INTERVIEW – Dr. Albert Mohler, Radio Host and Theologian

INTERVIEW – Dr. Albert Mohler, Radio Host and Theologian November 8, 2006

In January 2008, the following post was identified as the 22nd all-time most popular post with readers of this blog. The 23rd most-read post was the concluding segment of my interview with Wendy Alsup, a deacon at Mars Hill Church in Seattle.

Dr. Albert Mohler is a phenomenon who, by God’s grace, accomplishes more than ten ordinary men could possibly hope to do!


It is a real pleasure to welcome to my blog again today, Dr. Albert Mohler. Dr. Mohler should need no introduction to most of my readers, but I include a link to his
biography for any who need to know more, as well as a link to my Together for the Gospel Conference Round Up Post.

This interview is being serialised over several days. So far I have published parts one, two, three, four, five, and six. Today we conclude the interview and discuss one of the most controversial things Dr. Mohler said at Together For the Gospel.

A full version of the interview can be downloaded here.


One of the striking things that you said at the conference was that you wanted to put SBTS out of business—what exactly did you mean by that, and what do you think the rest of the board would make of you being successful in that quest?

Dr. Mohler

There is always the danger that my statement will be taken out of context! I do not mean to say that Southern Seminary should cease to exist in the very near future. I emphatically believe that the best and most proper place for the education and preparation of pastors is in the local church. We should be ashamed that churches fail miserably in their responsibility to train future pastors. Established pastors should be ashamed if they are not pouring themselves into the lives of young men whom God has called into the teaching and leadership ministry of the church.

I do believe that there is a role for formal theological education, but we should not be seen as an agency that is assigned the task of training ministers by franchise. I want to assist churches and to assist pastors in training pastors. But, after fourteen years of service in this capacity, I am absolutely certain that the finest theological seminary on earth is absolutely incompetent at replicating the actual life of a gospel congregation. I want to train a generation of pastors who will train pastors, and I want to help them in that task.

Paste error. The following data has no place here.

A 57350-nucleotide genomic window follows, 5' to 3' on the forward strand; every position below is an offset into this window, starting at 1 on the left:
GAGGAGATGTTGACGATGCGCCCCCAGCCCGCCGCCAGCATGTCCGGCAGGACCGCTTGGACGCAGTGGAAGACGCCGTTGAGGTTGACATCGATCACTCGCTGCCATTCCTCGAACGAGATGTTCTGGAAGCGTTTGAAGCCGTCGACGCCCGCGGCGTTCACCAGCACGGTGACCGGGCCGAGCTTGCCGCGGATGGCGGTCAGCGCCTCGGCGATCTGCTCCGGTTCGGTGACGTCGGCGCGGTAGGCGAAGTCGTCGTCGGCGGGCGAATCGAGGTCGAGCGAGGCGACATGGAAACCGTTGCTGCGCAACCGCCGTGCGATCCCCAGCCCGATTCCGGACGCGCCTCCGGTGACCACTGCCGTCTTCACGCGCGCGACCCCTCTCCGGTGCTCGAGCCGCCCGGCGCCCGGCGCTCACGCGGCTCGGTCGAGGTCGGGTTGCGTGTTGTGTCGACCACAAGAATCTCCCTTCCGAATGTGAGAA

What would this concept of a seminary in every church look like?

Dr. Mohler

Well, the concept of a seminary in every church would look pretty much like what I just described. As a matter of fact, I think it would look pretty much like what we see in the New Testament, and especially in the relationship between Paul and Timothy. Paul poured himself into Timothy, exhorted him, taught him, corrected him, and entrusted significant ministry to him. Undoubtedly, Paul served as his mentor and model in preaching and teaching and in the leadership functions of ministry. This is what I hope to see develop in healthy gospel churches—a group of young “Timothys” studying under the directed leadership and teaching of a senior pastor. I want to help those churches and those pastors by providing a program of theological education that assists them, working in partnership.


How can a local church begin to take the first steps towards accomplishing this?

Dr. Mohler

I am sincerely honored by your interest, Adrian. I guess the one thing I would want to say here at the very end is that I can only hope that every minister could come to know friends as true, as faithful, and as genuine as I have come to know in C. J., Mark, and Lig. We are exhilarated in being together, and we take tremendous delight in each other. One of the problems we face in today’s church is that men are not often sustained by authentic friendships. This is especially deadly for pastors. I hope and pray that pastors could come to know friendships as I know in these brothers. And I would hope that those friendships are, like ours, established in the deepest Christian convictions. I truly believe that God is glorified in this.


Well, our time really is coming to an end here. Thanks so much for joining us today Al!

Dr. Mohler

Thank you again, Adrian. We are sincerely thankful to have a friend of this movement in you and we admire the good work you do in Great Britain and beyond.

Well, there you have it—a wide-reaching interview with one of America’s leading evangelicals. I hope you got a sense of the man—a man driven by a sense of call to the church universal to help it theologise and train its new pastors and who recognizes that what he is doing in his ministry is what we charismatics call “apostlic.”

A man who recognizes the need to interact with our culture and what is going on, but is not afraid to hold onto unchanging truths. A man who is prepared to risk the dislike of others to complete the task to which he feels God has called him. A man who is not afraid to say that tongues speakers and paedobaptists are plain
wrong in his understanding, but holds a fellow Baptist, a charismatic, and a Presbyterian to be his closest friends who center his life. A man moving through life at great speed and yet who believes the greatest need for the Church today is for pastors who have real friends in other pastors.

Albert Mohler is truly a gift of the risen Christ to his universal Church today. It has been a real privilege to have interviewed him here.


Note: Headlines from all the above blogs appear in the “Warnie Winners” box here on my site.


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